Disseminating Information to Employees on Your IPO

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While transitioning to become a public company is a significant milestone in the corporate journey, moving forward toward this achievement, executives and employees face limitations around communications, along with an increased level of scrutiny by the SEC. Given these restrictions and heightened level of review, it is important for companies to implement a structured and comprehensive communication plan around their IPO and have policies in place to avoid any negative consequences to the IPO process. As part of this planning, let us walk through some considerations to keep in mind when disseminating information to employees around the IPO.

First, Some Background 
Gun-jumping is a common term referring to a company making offers of securities before those offers are permissible, as defined under Section 5 of the Securities Act. Under Section 5, and as a short summary of the IPO timeline, an IPO registration process begins once a company engages its underwriters for the securities offering. It continues until the consummation of the offering, typically 25 days following the pricing of the securities. In between these two endpoints, the S-1 is first filed confidentially, then filed publicly; following the public flip of the S-1 is the pricing of the securities offering.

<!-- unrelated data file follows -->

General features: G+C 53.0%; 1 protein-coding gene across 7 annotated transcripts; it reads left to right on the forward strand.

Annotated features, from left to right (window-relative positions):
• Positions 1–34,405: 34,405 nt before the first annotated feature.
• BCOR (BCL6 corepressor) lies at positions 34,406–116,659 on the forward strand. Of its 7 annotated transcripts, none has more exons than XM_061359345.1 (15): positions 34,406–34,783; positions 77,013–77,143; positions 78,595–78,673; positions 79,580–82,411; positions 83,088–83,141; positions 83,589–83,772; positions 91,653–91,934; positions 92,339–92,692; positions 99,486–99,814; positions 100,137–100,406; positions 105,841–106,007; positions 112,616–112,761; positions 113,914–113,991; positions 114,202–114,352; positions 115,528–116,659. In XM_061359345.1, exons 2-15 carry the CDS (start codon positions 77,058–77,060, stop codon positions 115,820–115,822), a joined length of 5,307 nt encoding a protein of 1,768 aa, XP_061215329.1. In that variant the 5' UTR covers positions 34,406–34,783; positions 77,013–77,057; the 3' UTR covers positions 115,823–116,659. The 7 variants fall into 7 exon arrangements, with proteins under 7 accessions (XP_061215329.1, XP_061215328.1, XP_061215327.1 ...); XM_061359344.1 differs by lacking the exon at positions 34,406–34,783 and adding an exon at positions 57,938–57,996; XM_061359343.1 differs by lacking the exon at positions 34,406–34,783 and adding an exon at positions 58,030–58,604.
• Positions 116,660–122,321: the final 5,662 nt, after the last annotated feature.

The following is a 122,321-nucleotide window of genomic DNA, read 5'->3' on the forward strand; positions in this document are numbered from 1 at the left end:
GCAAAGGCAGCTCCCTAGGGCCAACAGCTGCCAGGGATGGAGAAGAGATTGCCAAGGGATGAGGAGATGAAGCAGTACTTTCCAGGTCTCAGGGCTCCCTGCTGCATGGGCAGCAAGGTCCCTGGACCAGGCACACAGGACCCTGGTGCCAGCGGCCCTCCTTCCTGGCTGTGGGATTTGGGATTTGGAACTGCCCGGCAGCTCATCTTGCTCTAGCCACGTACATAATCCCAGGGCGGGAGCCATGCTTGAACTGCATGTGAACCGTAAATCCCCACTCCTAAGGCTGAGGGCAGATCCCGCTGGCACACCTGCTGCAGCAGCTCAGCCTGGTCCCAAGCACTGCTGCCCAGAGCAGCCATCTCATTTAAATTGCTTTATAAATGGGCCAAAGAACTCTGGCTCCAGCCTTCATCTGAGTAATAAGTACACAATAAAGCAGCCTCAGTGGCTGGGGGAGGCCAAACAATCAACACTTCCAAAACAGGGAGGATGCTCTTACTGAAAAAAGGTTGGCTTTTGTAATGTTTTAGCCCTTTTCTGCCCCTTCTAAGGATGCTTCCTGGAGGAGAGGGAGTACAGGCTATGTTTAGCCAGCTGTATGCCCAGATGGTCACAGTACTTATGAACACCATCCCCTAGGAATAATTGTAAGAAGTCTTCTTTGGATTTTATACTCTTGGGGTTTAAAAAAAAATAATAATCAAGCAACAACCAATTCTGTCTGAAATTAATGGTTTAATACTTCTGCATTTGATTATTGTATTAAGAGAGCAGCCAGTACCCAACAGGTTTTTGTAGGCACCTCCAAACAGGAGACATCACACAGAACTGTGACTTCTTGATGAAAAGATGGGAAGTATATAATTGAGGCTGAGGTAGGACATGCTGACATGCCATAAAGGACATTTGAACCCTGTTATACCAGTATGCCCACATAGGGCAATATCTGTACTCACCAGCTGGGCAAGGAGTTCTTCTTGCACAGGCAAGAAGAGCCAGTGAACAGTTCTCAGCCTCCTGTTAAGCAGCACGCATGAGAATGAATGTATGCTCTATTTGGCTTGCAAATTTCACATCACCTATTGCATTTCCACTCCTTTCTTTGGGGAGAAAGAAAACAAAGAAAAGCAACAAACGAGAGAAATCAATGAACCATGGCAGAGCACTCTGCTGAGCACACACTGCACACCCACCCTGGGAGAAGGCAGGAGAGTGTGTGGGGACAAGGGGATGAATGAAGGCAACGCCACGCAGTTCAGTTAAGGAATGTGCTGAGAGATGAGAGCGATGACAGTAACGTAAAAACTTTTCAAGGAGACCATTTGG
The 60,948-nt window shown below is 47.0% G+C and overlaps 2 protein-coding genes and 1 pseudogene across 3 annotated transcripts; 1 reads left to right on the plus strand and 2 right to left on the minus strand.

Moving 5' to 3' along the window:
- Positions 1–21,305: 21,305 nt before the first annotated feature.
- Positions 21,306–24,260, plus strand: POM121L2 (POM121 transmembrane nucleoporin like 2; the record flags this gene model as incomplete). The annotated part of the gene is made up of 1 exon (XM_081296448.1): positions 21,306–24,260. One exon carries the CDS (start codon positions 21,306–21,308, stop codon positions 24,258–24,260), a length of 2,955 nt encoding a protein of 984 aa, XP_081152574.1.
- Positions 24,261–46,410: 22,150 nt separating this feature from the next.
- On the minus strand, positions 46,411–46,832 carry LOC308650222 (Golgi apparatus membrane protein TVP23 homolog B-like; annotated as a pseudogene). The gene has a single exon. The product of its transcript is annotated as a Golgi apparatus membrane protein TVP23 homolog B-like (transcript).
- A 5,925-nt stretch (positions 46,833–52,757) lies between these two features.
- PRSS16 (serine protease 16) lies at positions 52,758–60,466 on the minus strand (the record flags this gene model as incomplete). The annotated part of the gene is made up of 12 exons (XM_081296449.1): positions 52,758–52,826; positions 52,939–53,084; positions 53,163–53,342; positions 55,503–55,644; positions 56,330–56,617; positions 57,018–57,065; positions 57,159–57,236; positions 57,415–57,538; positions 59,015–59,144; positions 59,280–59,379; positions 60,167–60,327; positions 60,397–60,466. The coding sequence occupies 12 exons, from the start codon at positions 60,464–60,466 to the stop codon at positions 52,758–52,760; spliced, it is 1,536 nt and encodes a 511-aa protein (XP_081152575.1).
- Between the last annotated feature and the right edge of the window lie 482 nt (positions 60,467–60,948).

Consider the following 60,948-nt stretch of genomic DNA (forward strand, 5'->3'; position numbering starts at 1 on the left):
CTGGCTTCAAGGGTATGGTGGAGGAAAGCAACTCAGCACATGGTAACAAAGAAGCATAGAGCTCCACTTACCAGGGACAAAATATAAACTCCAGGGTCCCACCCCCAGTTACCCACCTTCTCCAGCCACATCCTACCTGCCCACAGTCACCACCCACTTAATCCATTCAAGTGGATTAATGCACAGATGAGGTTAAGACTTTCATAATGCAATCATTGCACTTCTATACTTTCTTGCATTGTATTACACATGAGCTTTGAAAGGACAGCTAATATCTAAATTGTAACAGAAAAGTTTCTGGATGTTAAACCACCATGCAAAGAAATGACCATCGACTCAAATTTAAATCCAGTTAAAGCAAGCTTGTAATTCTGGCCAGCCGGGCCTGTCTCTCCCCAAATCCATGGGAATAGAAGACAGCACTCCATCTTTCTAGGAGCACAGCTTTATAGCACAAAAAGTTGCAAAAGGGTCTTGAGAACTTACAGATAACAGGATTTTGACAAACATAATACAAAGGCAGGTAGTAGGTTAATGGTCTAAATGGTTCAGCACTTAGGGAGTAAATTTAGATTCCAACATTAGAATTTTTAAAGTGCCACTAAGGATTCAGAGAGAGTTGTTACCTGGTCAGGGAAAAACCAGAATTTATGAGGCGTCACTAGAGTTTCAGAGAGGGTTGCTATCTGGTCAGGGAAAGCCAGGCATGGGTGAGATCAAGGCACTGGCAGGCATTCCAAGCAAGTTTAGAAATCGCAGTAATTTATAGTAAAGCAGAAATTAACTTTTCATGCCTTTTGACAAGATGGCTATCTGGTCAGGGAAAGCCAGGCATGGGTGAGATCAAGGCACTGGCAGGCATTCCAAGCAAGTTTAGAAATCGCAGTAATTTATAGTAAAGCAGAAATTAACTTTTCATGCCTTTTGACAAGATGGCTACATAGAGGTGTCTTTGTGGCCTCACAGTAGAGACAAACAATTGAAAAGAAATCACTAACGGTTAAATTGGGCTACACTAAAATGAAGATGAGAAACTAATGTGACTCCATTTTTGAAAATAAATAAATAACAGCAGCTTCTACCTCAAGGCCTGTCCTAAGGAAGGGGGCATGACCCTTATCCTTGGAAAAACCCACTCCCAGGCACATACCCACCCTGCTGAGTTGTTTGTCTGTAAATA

During this time, a quiet period is in effect; and consequently, employees should avoid any public statements or discussions about a potential IPO. Although companies can continue to communicate about their business and products in the ordinary course of business (consistent with past practices), restrictions around gun-jumping are complicated; as a result, it is prudent to carefully plan out communications during this time.

Tips for Messaging the IPO to Employees

  • Establish designated contacts and/or spokespersons whom employees can address with regard to questions about the IPO.
  • Send out an email to employees about the IPO following the S-1 flip from a confidential filing to a public filing to congratulate the team on this great achievement and to indicate that the company is under a strict quiet period.
  • Create and circulate FAQs on what it means to be a public company that employees can reference.
  • Host a townhall about the IPO process. A townhall forum would be a useful way to share some background on the journey of the IPO. Executive teams could also summarize the rationale to go public, what it means to be a public company, the implications of the quiet period, the steps that have been taken to get to this stage, and next steps for the IPO process.
  • Offer a series of teach-ins, or have material resources available, that dive deeper into different topics, such as insider trading, material nonpublic information (MNPI), and employee stock plans. Employees have different levels of sophistication, so having more targeted sessions may lead to better discussions.
  • Implement disclosures and social media policies to establish more effective parameters on the types of information that can be communicated publicly. Consider, for example, setting up an approvals process for external communications to preemptively help avoid gun-jumping or the sharing of MNPI.

Lastly and most importantly, plan ahead – executive teams should be aligned with their IR and legal teams on a timeline and strategy.

Gilmartin has partnered with many clients to achieve public company readiness. For additional information on the IPO process and planning effective communications around your IPO, contact our team today.

 Ji-Yon Yi, Associate


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